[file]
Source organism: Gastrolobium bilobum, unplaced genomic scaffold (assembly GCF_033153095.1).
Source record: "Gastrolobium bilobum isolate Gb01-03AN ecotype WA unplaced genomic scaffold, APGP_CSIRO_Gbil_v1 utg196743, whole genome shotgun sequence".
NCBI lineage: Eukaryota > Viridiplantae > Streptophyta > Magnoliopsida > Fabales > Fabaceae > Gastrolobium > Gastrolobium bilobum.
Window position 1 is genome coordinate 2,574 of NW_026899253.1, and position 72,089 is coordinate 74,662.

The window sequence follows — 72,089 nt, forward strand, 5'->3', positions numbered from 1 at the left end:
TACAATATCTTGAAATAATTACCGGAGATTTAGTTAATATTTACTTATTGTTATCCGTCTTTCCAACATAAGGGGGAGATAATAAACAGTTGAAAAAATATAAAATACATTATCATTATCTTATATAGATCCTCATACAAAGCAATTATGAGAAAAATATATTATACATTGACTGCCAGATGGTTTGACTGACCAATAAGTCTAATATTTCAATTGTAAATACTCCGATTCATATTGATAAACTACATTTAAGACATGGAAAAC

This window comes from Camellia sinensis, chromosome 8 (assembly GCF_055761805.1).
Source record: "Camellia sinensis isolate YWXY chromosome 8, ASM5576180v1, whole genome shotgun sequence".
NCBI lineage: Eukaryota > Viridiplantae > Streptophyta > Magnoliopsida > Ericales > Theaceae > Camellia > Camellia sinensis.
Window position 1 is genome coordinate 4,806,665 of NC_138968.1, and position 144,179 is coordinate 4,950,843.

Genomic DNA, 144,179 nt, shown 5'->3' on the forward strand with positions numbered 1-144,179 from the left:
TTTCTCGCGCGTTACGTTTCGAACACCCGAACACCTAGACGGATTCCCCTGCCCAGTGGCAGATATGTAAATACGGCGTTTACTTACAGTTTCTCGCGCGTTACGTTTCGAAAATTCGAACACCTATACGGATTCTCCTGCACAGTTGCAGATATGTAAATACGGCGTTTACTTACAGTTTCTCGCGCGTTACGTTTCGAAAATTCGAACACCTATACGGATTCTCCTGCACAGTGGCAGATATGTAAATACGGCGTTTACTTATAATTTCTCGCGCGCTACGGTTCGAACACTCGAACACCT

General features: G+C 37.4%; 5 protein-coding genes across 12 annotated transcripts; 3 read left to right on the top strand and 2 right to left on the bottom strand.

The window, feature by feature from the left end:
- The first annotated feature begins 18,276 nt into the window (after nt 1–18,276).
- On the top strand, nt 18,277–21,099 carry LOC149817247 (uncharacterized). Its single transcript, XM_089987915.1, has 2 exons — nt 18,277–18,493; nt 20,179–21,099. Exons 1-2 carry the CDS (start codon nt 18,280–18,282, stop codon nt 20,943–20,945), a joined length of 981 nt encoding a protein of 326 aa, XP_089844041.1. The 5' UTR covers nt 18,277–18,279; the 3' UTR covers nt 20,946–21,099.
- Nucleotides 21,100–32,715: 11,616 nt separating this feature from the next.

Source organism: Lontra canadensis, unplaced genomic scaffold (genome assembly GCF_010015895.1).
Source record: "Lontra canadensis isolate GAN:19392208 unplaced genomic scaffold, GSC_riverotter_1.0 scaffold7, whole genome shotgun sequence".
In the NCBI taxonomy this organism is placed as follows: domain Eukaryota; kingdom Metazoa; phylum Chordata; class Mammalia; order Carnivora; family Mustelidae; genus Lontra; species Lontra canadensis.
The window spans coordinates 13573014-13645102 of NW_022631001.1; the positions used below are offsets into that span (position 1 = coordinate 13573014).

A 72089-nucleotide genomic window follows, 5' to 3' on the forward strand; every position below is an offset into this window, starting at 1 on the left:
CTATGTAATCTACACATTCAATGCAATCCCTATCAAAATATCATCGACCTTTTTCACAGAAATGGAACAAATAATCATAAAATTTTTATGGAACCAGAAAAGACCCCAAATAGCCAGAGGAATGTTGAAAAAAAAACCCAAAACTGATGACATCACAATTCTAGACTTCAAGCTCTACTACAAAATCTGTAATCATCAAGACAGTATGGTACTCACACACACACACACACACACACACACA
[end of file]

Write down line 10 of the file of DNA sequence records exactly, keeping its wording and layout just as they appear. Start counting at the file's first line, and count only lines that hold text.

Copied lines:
Window position 1 is genome coordinate 4,806,665 of NC_138968.1, and position 144,179 is coordinate 4,950,843.